(4) M.E.G.A. - Sticking with the Research Edge MEGA thesis on the consumer, if Knapp Track sales trends become less bad as we head into the spring, the leverage to EPS is even stronger in a company with a more efficient cost structure.
(5) NEW MANAGEMANT – CAKE recently hired Doug Benn as CFO. Traditionally, the role of CFO has been a revolving door at CAKE, and to be honest I don’t view Doug’s position any differently until proven wrong. First, rumor has it that it is a challenge to work for CEO Dave Overton. Second, Doug’s roots are in Atlanta, which is far cry from southern California. Having said that, Doug is a much respected CFO in the restaurant industry and brings significant credibility to the organization. In addition, last July, CAKE hired Mark Mears as CMO. Mark’s hire was the first time that CAKE has had a CMO.
(6) NO BALANCE SHEET ISSUES – CAKE recently entered into an agreement to amend its revolving credit facility, taking a proactive step to increase its financial flexibility in light of the uncertain economic environment.

At 5.3x NTM EV/EBITDA, CAKE is cheap, but who cares – there are a lot of cheap restaurant stocks. What matters to most investors is stability and smart decisions. The actions CAKE has taken to right size the company and add creditability to management will be reflected in the company’s stock price over the next six months.

Washington And Wall Street

“It is a mistake to think businessmen are more immoral than politicians.”
To be clear, I am no Keynesian, but the man did have some great one-liners. I flagged this quote over the weekend while I was reviewing Amity Schlaes, “The Forgotten Man”, which is a historical interpretation of the Great Depression. The political climate in this country is intensifying, and I think there is plenty to glean from the behavioral psychology of political cycles past.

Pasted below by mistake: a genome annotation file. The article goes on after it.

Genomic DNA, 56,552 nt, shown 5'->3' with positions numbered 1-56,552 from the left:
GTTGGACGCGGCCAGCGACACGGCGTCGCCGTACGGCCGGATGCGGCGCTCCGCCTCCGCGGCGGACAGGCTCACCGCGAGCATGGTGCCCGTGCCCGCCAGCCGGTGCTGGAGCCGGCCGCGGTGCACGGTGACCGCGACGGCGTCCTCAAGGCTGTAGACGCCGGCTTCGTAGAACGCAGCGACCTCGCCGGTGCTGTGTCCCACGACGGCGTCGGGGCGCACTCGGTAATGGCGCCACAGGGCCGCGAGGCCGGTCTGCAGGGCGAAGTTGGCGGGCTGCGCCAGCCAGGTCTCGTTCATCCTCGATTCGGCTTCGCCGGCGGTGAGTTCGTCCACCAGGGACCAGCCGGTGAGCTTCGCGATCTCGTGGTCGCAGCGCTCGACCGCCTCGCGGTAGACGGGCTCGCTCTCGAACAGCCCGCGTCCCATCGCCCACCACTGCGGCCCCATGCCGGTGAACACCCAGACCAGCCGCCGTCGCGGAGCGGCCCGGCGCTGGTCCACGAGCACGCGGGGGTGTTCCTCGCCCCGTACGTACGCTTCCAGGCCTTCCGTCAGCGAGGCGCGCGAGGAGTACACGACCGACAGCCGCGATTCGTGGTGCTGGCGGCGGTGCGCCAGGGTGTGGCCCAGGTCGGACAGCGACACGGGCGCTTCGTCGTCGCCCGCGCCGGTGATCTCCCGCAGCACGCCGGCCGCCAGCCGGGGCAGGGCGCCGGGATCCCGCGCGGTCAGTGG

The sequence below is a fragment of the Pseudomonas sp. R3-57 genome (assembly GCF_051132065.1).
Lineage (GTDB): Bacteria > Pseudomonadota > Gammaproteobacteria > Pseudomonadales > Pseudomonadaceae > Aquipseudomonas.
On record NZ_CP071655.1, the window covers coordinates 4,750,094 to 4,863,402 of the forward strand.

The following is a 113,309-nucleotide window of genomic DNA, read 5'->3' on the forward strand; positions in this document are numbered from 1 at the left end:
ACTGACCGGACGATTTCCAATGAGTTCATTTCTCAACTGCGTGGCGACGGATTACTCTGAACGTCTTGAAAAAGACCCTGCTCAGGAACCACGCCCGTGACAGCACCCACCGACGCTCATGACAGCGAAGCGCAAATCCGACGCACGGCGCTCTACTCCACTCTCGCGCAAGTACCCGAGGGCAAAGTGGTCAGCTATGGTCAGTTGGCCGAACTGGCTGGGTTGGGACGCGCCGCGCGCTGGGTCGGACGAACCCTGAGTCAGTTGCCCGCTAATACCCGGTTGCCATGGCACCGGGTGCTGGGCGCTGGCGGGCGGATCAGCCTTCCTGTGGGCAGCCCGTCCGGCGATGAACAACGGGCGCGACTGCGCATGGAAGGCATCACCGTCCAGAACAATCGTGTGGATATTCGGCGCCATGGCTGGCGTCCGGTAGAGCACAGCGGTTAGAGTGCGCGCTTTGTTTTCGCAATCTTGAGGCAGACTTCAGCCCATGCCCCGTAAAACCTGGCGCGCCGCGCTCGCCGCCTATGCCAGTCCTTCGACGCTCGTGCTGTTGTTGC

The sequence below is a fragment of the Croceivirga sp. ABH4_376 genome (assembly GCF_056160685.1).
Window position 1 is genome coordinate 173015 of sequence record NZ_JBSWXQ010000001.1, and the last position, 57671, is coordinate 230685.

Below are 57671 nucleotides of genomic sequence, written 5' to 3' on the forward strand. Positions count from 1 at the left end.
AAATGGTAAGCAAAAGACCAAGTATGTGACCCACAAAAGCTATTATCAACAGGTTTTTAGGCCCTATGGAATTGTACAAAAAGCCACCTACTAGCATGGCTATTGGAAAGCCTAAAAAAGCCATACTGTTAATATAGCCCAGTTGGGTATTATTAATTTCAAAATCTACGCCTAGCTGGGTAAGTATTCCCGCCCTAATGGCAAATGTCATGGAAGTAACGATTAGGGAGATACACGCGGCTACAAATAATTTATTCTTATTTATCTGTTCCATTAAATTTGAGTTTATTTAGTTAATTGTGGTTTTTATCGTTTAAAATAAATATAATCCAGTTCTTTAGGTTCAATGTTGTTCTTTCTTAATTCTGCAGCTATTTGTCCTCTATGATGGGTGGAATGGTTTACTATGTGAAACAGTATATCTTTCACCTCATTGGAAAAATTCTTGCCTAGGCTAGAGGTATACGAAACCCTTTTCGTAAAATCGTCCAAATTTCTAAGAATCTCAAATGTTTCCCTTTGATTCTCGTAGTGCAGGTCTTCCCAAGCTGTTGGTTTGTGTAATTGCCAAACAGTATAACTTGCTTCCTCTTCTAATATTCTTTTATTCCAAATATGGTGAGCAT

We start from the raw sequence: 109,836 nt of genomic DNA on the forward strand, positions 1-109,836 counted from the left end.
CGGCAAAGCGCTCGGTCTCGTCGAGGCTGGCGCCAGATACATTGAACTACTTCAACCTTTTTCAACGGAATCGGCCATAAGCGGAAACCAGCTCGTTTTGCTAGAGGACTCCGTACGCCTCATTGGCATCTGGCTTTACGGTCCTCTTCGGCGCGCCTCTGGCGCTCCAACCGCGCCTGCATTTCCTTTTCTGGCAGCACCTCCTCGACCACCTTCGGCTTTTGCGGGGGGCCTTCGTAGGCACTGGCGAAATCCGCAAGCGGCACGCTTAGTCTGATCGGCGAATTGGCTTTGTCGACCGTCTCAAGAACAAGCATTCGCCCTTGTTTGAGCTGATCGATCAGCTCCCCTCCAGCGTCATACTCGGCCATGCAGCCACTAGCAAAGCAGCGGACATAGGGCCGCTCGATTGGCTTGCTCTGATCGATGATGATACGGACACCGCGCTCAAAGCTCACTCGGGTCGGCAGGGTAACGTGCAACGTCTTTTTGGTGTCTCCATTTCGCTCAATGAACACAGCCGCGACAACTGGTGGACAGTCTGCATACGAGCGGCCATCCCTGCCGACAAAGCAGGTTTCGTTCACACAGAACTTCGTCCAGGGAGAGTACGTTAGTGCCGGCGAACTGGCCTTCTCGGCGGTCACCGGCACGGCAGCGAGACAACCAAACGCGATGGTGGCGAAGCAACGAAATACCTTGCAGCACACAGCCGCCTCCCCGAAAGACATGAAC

As always, the timing of points of view is critical. Keynes said this in the midst of Franklin D. Roosevelt’s most glaring attacks on corporate America in 1937. FDR needed the populist rhetoric to carry him into his second term, and although this helped him win that short term vote… in the end, the leftist anti-American capitalist tone was arguably one of the main contributors of the second round of crashing in the US stock market. Black Tuesday of 1937 was nasty, and so was the behavior of partisan politicians at that time.
Whether the name is Alex Rodriguez, Tom Daschle, or Dick Fuld – these are all one and the same – people who we lose faith in to do the right thing when no one is looking. This isn’t a Wall Street thing. This isn’t a Washington thing. This is an American thing – and the You Tubes of The New Reality are going to be keeping the score.
On that score, the new head of the US Treasury is off to a horrible start. Not only did Tim Geithner fib about his taxes, now he is failing to deliver on the market expectations that he has set. As Shakespeare wrote, “expectations are the root of all heartache,” and unfortunately Mr. Geithner was too busy being polarized by the politicization of his new seat to have done that required reading. This morning he is “delaying” the Treasury’s plan that he was slated to present. The S&P Futures don’t do delays Timmy. Let’s get with the program.
Geithner isn’t alone. Ben Bernanke may have lost his Goldman buddy, but he is sticking with the program of not delivering on expectations as well. The Fed is pushing out the long anticipated lending of the $200B TALF (term auction lending facility). These tax moneys were supposed to be flowing by February, and now it sounds like that won’t be until at least the end of February.